With polls constitutionally due in a month’s time due to a vote of no-confidence against the government, GECOM, by majority decisions, determined on Tuesday that it will advise President David Granger that the 90-day constitutional deadline for general elections cannot be met and will continue with its approved work plan for the year, including a national house-to-house registration process.
The decisions were based on advice received from the Ministry of Finance, which noted that the approved annual budget of a constitutional agency, such as GECOM, shall not be altered without the approval of the National Assembly. It also took into consideration a 148-day timeline for the holding of elections provided by Chief Election Officer Keith Lowenfield.
According to PPP/C nominated commissioner Bibi Shadick, the questions asked by the diplomats were “very insightful and will help.”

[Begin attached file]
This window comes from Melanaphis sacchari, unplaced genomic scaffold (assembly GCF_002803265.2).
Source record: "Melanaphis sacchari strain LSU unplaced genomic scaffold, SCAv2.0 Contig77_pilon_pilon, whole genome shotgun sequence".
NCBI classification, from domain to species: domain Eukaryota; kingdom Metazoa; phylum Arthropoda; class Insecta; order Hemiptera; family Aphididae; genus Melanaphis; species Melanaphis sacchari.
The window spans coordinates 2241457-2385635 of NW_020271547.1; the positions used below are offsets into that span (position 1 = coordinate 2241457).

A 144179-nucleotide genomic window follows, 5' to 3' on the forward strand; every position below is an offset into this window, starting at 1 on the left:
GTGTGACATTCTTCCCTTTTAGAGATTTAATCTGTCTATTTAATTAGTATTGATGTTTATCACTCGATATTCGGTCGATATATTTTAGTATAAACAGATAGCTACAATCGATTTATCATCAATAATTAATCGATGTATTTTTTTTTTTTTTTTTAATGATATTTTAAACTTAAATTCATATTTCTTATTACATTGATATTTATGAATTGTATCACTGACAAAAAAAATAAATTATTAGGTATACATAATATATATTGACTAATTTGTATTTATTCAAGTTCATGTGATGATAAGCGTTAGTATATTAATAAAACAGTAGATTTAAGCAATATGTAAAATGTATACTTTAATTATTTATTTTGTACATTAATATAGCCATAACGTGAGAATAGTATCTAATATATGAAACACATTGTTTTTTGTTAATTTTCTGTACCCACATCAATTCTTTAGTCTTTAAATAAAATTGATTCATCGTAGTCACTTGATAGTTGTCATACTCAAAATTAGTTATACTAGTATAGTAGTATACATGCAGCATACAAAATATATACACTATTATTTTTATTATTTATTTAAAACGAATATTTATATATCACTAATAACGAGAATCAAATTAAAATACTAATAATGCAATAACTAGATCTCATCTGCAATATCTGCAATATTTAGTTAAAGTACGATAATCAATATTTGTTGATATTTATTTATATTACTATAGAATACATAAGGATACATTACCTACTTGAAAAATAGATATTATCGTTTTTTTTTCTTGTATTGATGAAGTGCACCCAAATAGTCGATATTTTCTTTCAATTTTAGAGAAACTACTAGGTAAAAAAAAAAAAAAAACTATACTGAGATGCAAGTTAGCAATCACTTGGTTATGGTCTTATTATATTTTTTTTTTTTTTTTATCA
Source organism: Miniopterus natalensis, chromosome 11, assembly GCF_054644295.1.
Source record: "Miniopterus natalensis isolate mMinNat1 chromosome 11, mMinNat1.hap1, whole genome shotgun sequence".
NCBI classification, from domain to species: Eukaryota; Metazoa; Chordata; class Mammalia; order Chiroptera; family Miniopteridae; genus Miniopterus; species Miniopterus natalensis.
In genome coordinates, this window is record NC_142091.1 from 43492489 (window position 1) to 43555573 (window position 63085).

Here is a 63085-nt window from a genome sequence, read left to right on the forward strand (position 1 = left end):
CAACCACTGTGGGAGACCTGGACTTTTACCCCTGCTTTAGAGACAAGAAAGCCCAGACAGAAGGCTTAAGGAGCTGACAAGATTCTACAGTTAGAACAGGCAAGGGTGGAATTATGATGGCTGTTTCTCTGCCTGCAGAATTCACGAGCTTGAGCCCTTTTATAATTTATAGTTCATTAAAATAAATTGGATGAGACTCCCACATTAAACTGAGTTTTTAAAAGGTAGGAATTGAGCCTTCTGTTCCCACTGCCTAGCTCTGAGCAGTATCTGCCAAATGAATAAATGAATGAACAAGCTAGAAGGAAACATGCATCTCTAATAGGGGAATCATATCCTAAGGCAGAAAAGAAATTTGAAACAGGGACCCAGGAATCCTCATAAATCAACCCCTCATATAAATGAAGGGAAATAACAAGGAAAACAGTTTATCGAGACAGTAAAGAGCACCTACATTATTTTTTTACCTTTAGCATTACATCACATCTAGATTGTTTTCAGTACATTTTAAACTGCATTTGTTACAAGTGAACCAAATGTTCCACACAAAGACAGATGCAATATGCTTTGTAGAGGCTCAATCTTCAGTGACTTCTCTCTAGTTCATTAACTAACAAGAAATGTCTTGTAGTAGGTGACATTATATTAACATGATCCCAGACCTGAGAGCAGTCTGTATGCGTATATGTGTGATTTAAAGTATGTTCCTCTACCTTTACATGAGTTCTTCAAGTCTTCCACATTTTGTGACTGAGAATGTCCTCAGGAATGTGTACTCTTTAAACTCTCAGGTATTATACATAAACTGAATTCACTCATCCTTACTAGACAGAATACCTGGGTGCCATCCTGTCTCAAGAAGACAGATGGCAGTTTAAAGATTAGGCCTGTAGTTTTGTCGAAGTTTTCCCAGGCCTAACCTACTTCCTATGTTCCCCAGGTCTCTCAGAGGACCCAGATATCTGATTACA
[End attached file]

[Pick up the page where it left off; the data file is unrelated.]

Echoing the complaints by the opposition PPP/C, both Gunraj and Shadick accused government of holding the Constitution hostage and stymying the work of GECOM.
They also revealed that three months after the allocation of $5.37 billion for the commission’s 2019 work programme, the money has not been disbursed.
Reminding that Section 80B (8) of the Fiscal Management and Accountability (Amend-ment) Act, No. 4 of 2015, makes clear that “the appropriation of a constitutional agency approved by the National Assembly shall be disbursed as a lump sum by the end of the month, following the month in which the appropriation was approved,” Shadick said a failure to disburse the funds is a direct attempt to stymie the Commission.